Keep in mind that it was the cities that supposedly would not yet be reached -- even forty years later [Note that the Greek word for cities is from "polis" (as in Metropolis), not "kome," which is used dozens of times for "village"]. On top of this, it is not even ALL the cities of Israel under consideration, as Jesus had just told them not to go into "the way of the Gentiles" or the cities of the Samaritans (10:5)! This greatly narrows the scope of their commission.

This fact also provides a very important chronological cue, because after His resurrection, Jesus widened the commission's scope to the entire world! Therefore, this commission, and all of the associated aspects, were bespeaking the pre-resurrection time frame. In evidence of the distinctly different nature of the "great" commission after His resurrection, Jesus assures his disciples that they would not have to wait at all, but that He would be "with them" at all times (28:20), as "all authority" had already been given to Him (v. 18).

Matthew 10:23 is constantly appealed in HyP literature as a prime example of extreme chronological nearness for the "coming of the son of man" -- which is equated with the events of AD70. Seemingly unaware of this paradox, HyP scholarship embarrassingly stumbles around, declaring on one hand that the gospel was preached to "every creature" before AD70 -- and yet that not even all the cities of Israel had heard the gospel. Here are a few of the verses given to shore up the teaching that the gospel was indeed preached throughout the entire Roman Empire (at the very least) prior to AD70 :

Colossians 1:5-6 "For the hope which is laid up for you in heaven, whereof ye heard before in the word of the truth of the gospel; Which is come unto you, as it is in all the world; and bringeth forth fruit"

Colossians 1:23 "This is the gospel that you heard and that has been proclaimed to every creature under heaven, and of which I, Paul, have become a servant."

Romans 1:8 "I thank my God through Jesus Christ for you all, that your faith is spoken of throughout the whole world. "

Romans 10:18 "Their sound went into all the earth, and their words unto the end of the world"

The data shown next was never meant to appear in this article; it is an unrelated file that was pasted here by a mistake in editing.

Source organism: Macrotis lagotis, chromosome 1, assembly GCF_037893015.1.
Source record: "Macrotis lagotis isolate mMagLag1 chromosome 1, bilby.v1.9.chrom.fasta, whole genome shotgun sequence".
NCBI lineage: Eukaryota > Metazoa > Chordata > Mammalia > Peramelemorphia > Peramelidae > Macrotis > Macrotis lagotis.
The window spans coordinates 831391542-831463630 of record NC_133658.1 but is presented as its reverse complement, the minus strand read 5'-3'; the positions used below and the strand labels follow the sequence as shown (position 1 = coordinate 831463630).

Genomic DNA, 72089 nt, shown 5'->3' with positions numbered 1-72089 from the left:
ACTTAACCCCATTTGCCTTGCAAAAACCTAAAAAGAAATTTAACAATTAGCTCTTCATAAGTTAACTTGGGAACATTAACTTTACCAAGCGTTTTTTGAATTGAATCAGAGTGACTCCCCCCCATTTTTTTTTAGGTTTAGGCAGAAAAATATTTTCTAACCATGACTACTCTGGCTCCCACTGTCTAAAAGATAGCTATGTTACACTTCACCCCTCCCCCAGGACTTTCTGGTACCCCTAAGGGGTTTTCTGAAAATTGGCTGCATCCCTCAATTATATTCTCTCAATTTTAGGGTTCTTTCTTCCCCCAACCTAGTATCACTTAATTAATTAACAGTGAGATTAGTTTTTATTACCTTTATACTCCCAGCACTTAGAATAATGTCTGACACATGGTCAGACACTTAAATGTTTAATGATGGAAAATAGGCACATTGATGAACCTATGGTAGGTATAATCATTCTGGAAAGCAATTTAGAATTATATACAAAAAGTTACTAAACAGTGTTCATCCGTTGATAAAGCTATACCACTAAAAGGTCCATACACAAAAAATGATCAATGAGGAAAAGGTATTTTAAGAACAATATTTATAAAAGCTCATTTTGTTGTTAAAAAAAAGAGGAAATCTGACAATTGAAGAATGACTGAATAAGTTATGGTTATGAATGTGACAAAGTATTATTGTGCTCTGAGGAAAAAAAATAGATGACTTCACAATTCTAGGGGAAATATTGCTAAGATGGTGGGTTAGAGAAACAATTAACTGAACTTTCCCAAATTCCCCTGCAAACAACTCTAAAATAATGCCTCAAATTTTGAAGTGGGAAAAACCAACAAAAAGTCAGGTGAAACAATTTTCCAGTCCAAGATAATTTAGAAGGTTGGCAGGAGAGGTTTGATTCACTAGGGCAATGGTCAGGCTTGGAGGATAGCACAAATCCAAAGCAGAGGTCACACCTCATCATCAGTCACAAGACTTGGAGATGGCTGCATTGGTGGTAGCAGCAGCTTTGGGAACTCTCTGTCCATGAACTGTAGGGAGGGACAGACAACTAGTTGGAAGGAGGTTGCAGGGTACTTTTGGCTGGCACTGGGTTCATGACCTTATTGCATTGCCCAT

Romans 16:25 ..the preaching of Jesus Christ.. which was kept secret since the world began, 26 But now is made manifest, and by the scriptures of the prophets, according to the commandment of the everlasting God, made known to all nations for the obedience of faith:

1 Timothy 3:16 "He was manifested in the flesh, vindicated by the Spirit, seen by angels, proclaimed among the nations, believed on in the world, taken up in glory."

And yet, in spite of this (geniunely remarkable) world-wide explosion of evangelism... somehow a few of the (non-Gentile / non-Samaritan) cities in Israel slipped through the cracks, and did so according to the foreknowledge and prophecy of Jesus Himself. To call that feat quite unlikely is an understatement. Rather, it is a manifest absurdity!

During the ministry of Jesus alone, all of the cities were likely covered (see map above). However, those that may not have been at that time would certainly have been covered shortly thereafter.

And this paradox is even allowing that the focal point of Jesus' declaration was the cities and the evangelism of the collective disciples, which I dispute (opposition). Rather, I believe (advocacy) that the focus here is the same as in Matthew 16:27-28 - the individuals Jesus was sending out to be persecuted right then and there.. maturely and warmly providing comfort in the face of the coming sufferings. This was no cold calculation regarding the amount of time it would take to collectively propagandize most of the cities prior to the fall of Jerusalem. This was a show of Jesus at His most humane and loving.

TIME TEXT TAP DANCE

I have heard that there is an alternative take on this passage now circulating in HyP circles. Recognizing that the "unfinished evangelism" interpretation leads to difficulties such as the paradox listed above, the new interpretation focuses on the "continuation" of the evangelism.

The reasoning goes like this: What Jesus is actually saying is that the disciples will continue evangelizing Israel until Jesus comes in AD70. In no way will they finish their evangelism until the Son of Man comes in AD70. (an amusing interpretation, seeing as how HyPs teach that every last Christian fled to Pella, Jordan in AD66).